Conservation planning for large ecosystems has multiple benefits but is often challenging to implement because of the multiple jurisdictions, species, and habitats involved. In addition, decision making at large spatial scales can be hampered because many approaches do not explicitly incorporate potentially competing values and concerns of stakeholders. After the Deepwater Horizon oil spill, establishing baselines was challenging because of (1) variation in study designs, (2) inconsistent use of explicit objectives and hypotheses, (3) inconsistent use of standardized monitoring protocols, and (4) variation in spatial and temporal scope associated with avian monitoring projects before the spill. Herein, we show how the Gulf of Mexico Avian Monitoring Network members used structured decision making to identify bird monitoring priorities. We used multiple tools and techniques to clearly define the problem and stakeholder objectives and to identify bird monitoring priorities at the scale of the entire northern Gulf of Mexico region. Although our example is specific to the northern Gulf of Mexico, this approach provides an example of how stakeholder values can be incorporated into the coordination process of broad-scale monitoring programs to address management, restoration, and scientific questions in other ecosystems and for other taxa.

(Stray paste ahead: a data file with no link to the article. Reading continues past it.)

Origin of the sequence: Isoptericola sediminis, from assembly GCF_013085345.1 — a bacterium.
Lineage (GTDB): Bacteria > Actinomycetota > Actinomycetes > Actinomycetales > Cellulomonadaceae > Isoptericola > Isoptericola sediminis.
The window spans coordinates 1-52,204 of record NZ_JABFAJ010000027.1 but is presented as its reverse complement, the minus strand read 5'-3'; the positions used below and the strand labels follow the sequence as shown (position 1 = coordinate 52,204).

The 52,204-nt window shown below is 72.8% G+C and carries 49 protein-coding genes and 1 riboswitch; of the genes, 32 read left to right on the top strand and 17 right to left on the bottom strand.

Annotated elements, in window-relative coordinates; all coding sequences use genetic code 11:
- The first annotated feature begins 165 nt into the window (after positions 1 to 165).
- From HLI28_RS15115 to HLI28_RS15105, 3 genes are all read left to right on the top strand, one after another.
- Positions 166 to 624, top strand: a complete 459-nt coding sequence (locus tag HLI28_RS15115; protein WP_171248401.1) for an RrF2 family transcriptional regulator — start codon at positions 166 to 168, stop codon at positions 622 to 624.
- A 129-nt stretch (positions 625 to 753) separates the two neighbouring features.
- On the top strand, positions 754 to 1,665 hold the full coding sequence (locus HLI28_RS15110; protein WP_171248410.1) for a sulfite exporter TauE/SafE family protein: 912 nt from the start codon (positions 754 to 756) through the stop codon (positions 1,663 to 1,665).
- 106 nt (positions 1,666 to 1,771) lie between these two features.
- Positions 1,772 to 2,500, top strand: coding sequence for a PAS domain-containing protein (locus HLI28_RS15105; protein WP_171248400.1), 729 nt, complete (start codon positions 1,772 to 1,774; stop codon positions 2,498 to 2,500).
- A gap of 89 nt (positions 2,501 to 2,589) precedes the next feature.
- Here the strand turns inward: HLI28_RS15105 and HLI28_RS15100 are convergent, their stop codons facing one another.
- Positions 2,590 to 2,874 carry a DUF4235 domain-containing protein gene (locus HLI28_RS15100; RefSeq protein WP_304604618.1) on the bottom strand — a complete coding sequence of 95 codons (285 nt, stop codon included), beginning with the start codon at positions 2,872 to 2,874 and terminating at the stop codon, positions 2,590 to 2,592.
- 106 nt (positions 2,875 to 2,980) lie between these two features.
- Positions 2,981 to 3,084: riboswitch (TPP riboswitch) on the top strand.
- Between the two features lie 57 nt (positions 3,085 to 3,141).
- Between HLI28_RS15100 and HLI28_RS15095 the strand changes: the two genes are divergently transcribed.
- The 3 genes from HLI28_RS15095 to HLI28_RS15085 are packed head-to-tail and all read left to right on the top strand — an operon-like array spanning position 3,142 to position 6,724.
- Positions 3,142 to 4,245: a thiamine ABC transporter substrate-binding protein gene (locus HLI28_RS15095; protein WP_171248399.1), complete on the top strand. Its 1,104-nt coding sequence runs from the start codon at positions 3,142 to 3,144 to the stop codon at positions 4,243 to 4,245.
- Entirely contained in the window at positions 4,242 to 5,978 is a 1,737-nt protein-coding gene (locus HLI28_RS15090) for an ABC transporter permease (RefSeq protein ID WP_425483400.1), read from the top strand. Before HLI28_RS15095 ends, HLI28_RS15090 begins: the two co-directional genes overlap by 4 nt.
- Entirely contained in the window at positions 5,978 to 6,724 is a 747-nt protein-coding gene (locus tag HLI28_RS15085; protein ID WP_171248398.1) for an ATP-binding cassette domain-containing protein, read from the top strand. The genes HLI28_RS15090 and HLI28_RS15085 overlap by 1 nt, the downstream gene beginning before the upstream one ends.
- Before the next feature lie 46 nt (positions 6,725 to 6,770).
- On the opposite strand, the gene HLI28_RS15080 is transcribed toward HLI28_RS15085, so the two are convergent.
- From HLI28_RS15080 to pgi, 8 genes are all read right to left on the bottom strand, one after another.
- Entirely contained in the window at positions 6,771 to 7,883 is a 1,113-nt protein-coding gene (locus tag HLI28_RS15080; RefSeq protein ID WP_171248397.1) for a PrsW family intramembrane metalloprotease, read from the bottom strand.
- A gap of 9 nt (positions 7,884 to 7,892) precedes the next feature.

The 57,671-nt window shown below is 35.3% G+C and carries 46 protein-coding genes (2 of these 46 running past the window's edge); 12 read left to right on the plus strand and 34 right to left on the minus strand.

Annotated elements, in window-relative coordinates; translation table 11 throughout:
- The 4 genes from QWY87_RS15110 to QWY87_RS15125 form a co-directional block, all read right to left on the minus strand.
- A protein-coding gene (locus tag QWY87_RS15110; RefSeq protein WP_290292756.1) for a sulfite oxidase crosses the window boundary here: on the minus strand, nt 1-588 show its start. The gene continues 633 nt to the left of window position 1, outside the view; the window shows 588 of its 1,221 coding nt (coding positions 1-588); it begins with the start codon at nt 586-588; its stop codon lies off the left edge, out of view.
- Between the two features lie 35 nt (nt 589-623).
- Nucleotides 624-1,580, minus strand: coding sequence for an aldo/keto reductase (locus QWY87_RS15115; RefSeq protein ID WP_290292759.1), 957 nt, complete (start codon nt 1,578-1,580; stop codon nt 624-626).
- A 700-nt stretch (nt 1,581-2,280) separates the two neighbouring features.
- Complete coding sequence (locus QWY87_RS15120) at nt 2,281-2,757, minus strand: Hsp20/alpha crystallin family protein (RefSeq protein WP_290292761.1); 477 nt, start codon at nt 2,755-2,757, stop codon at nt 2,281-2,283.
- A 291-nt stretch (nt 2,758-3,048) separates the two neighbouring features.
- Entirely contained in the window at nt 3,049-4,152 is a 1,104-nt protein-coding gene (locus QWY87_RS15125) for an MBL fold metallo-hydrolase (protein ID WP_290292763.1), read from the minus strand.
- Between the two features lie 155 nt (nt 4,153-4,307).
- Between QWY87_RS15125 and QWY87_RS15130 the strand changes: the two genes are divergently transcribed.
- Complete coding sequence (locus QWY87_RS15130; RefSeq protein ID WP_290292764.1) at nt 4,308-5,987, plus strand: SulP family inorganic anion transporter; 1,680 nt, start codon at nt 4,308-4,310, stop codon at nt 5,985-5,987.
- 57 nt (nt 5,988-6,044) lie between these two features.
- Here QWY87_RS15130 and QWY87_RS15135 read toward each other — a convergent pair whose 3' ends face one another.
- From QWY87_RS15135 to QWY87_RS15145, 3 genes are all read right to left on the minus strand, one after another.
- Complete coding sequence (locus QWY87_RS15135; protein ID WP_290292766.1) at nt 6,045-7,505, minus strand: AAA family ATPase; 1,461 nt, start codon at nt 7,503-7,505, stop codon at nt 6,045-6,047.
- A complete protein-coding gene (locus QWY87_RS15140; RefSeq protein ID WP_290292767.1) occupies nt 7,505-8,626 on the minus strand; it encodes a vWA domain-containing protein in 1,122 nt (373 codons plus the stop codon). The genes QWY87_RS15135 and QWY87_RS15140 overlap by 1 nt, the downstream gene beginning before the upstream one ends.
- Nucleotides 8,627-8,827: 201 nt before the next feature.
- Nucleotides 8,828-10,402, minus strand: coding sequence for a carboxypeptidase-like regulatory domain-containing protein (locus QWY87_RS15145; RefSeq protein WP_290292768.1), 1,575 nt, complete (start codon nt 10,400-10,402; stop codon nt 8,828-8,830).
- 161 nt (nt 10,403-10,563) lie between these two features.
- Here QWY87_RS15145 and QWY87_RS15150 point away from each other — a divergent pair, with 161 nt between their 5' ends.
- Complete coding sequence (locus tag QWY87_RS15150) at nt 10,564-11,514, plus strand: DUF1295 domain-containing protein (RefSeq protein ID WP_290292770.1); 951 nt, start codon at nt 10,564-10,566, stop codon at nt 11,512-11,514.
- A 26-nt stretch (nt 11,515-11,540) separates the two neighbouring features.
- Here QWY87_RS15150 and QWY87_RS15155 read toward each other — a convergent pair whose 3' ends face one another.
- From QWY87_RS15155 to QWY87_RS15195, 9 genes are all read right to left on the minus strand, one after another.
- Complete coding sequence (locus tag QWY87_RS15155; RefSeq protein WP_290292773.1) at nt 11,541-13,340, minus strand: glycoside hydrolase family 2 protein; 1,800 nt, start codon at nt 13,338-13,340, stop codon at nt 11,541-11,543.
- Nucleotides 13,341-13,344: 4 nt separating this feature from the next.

|Title||Structured decision making to prioritize regional bird monitoring needs|
|Authors||Auriel M. V. Fournier, R. Randy Wilson, Jeffrey S. Gleason, Evan M. Adams, Janell M. Brush, Robert J. Cooper, Stephen J. DeMaso, Melanie J. L. Driscoll, Peter C. Frederick, Patrick Jodice, Mary Ann Ottinger, David B. Reeves, Michael A. Seymour, Stephanie M. Sharuga, John M. Tirpak, William G. Vermillion, Theodore J. Zenzal, James E. Lyons, Mark S. Woodrey|
|Publication Subtype||Journal Article|
|Series Title||INFORMS Journal on Applied Analytics|
|Record Source||USGS Publications Warehouse|
|USGS Organization||Patuxent Wildlife Research Center; Wetland and Aquatic Research Center; Eastern Ecological Science Center|